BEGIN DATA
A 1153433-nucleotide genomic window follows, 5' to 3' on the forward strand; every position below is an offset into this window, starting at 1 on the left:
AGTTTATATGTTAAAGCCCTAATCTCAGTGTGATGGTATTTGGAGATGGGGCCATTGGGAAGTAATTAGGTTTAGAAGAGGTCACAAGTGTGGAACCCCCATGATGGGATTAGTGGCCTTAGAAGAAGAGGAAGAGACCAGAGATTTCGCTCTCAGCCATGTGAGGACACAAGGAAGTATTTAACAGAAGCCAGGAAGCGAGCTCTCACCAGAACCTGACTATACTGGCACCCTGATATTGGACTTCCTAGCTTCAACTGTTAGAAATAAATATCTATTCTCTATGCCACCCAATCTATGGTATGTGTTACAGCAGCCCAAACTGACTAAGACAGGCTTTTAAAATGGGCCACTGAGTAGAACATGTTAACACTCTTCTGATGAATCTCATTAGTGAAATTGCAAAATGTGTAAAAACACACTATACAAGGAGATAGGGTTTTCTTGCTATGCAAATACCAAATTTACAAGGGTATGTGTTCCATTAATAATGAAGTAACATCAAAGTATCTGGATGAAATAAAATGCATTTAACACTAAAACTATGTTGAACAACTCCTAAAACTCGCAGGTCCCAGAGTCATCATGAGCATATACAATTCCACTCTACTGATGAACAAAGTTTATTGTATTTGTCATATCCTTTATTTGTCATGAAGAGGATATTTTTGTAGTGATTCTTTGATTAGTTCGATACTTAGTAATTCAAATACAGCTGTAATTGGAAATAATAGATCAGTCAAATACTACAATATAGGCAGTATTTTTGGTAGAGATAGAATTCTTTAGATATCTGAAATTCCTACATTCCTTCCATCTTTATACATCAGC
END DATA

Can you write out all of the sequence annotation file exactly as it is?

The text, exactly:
A 1153433-nucleotide genomic window follows, 5' to 3' on the forward strand; every position below is an offset into this window, starting at 1 on the left:
AGTTTATATGTTAAAGCCCTAATCTCAGTGTGATGGTATTTGGAGATGGGGCCATTGGGAAGTAATTAGGTTTAGAAGAGGTCACAAGTGTGGAACCCCCATGATGGGATTAGTGGCCTTAGAAGAAGAGGAAGAGACCAGAGATTTCGCTCTCAGCCATGTGAGGACACAAGGAAGTATTTAACAGAAGCCAGGAAGCGAGCTCTCACCAGAACCTGACTATACTGGCACCCTGATATTGGACTTCCTAGCTTCAACTGTTAGAAATAAATATCTATTCTCTATGCCACCCAATCTATGGTATGTGTTACAGCAGCCCAAACTGACTAAGACAGGCTTTTAAAATGGGCCACTGAGTAGAACATGTTAACACTCTTCTGATGAATCTCATTAGTGAAATTGCAAAATGTGTAAAAACACACTATACAAGGAGATAGGGTTTTCTTGCTATGCAAATACCAAATTTACAAGGGTATGTGTTCCATTAATAATGAAGTAACATCAAAGTATCTGGATGAAATAAAATGCATTTAACACTAAAACTATGTTGAACAACTCCTAAAACTCGCAGGTCCCAGAGTCATCATGAGCATATACAATTCCACTCTACTGATGAACAAAGTTTATTGTATTTGTCATATCCTTTATTTGTCATGAAGAGGATATTTTTGTAGTGATTCTTTGATTAGTTCGATACTTAGTAATTCAAATACAGCTGTAATTGGAAATAATAGATCAGTCAAATACTACAATATAGGCAGTATTTTTGGTAGAGATAGAATTCTTTAGATATCTGAAATTCCTACATTCCTTCCATCTTTATACATCAGC